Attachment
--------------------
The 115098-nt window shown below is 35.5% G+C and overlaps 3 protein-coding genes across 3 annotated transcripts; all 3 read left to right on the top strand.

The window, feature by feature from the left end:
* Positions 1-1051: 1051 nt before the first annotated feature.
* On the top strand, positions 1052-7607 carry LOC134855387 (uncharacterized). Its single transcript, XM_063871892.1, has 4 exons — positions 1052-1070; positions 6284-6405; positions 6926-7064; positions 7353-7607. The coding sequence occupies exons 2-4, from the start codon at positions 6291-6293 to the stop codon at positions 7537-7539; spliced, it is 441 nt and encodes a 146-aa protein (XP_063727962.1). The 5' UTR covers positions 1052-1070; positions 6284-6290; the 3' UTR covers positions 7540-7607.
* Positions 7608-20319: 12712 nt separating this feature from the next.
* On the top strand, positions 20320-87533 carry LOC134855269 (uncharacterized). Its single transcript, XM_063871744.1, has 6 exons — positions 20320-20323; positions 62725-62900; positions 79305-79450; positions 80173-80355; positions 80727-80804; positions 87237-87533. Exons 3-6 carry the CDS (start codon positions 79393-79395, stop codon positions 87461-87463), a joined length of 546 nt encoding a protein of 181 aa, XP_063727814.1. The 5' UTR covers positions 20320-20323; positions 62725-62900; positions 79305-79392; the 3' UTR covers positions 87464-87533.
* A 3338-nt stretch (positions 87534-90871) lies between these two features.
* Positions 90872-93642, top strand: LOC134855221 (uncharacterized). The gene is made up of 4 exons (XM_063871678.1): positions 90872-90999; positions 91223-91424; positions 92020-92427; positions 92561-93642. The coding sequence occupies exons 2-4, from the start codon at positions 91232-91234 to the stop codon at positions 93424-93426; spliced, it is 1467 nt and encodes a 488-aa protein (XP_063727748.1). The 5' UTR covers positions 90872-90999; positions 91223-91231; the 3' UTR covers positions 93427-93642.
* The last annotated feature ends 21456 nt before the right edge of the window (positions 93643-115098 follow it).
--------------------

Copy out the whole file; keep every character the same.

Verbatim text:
The 115098-nt window shown below is 35.5% G+C and overlaps 3 protein-coding genes across 3 annotated transcripts; all 3 read left to right on the top strand.

The window, feature by feature from the left end:
* Positions 1-1051: 1051 nt before the first annotated feature.
* On the top strand, positions 1052-7607 carry LOC134855387 (uncharacterized). Its single transcript, XM_063871892.1, has 4 exons — positions 1052-1070; positions 6284-6405; positions 6926-7064; positions 7353-7607. The coding sequence occupies exons 2-4, from the start codon at positions 6291-6293 to the stop codon at positions 7537-7539; spliced, it is 441 nt and encodes a 146-aa protein (XP_063727962.1). The 5' UTR covers positions 1052-1070; positions 6284-6290; the 3' UTR covers positions 7540-7607.
* Positions 7608-20319: 12712 nt separating this feature from the next.
* On the top strand, positions 20320-87533 carry LOC134855269 (uncharacterized). Its single transcript, XM_063871744.1, has 6 exons — positions 20320-20323; positions 62725-62900; positions 79305-79450; positions 80173-80355; positions 80727-80804; positions 87237-87533. Exons 3-6 carry the CDS (start codon positions 79393-79395, stop codon positions 87461-87463), a joined length of 546 nt encoding a protein of 181 aa, XP_063727814.1. The 5' UTR covers positions 20320-20323; positions 62725-62900; positions 79305-79392; the 3' UTR covers positions 87464-87533.
* A 3338-nt stretch (positions 87534-90871) lies between these two features.
* Positions 90872-93642, top strand: LOC134855221 (uncharacterized). The gene is made up of 4 exons (XM_063871678.1): positions 90872-90999; positions 91223-91424; positions 92020-92427; positions 92561-93642. The coding sequence occupies exons 2-4, from the start codon at positions 91232-91234 to the stop codon at positions 93424-93426; spliced, it is 1467 nt and encodes a 488-aa protein (XP_063727748.1). The 5' UTR covers positions 90872-90999; positions 91223-91231; the 3' UTR covers positions 93427-93642.
* The last annotated feature ends 21456 nt before the right edge of the window (positions 93643-115098 follow it).